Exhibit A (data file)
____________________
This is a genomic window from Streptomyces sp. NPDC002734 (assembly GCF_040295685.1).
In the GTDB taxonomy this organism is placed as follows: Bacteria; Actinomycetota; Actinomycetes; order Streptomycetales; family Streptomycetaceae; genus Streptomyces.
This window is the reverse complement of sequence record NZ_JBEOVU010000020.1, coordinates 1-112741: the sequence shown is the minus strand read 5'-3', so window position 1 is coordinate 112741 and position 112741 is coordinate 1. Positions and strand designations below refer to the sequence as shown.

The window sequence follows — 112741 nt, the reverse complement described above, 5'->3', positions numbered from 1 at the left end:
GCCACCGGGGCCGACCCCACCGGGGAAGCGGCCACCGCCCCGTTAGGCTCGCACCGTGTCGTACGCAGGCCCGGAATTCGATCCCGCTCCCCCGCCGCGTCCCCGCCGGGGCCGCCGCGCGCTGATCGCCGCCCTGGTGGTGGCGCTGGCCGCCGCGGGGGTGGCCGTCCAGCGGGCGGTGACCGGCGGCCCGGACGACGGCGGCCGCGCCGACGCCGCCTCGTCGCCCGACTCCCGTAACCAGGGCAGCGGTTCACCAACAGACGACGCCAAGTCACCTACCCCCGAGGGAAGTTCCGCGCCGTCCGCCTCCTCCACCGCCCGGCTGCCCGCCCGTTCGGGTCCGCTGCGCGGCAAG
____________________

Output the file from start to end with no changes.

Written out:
This is a genomic window from Streptomyces sp. NPDC002734 (assembly GCF_040295685.1).
In the GTDB taxonomy this organism is placed as follows: Bacteria; Actinomycetota; Actinomycetes; order Streptomycetales; family Streptomycetaceae; genus Streptomyces.
This window is the reverse complement of sequence record NZ_JBEOVU010000020.1, coordinates 1-112741: the sequence shown is the minus strand read 5'-3', so window position 1 is coordinate 112741 and position 112741 is coordinate 1. Positions and strand designations below refer to the sequence as shown.

The window sequence follows — 112741 nt, the reverse complement described above, 5'->3', positions numbered from 1 at the left end:
GCCACCGGGGCCGACCCCACCGGGGAAGCGGCCACCGCCCCGTTAGGCTCGCACCGTGTCGTACGCAGGCCCGGAATTCGATCCCGCTCCCCCGCCGCGTCCCCGCCGGGGCCGCCGCGCGCTGATCGCCGCCCTGGTGGTGGCGCTGGCCGCCGCGGGGGTGGCCGTCCAGCGGGCGGTGACCGGCGGCCCGGACGACGGCGGCCGCGCCGACGCCGCCTCGTCGCCCGACTCCCGTAACCAGGGCAGCGGTTCACCAACAGACGACGCCAAGTCACCTACCCCCGAGGGAAGTTCCGCGCCGTCCGCCTCCTCCACCGCCCGGCTGCCCGCCCGTTCGGGTCCGCTGCGCGGCAAG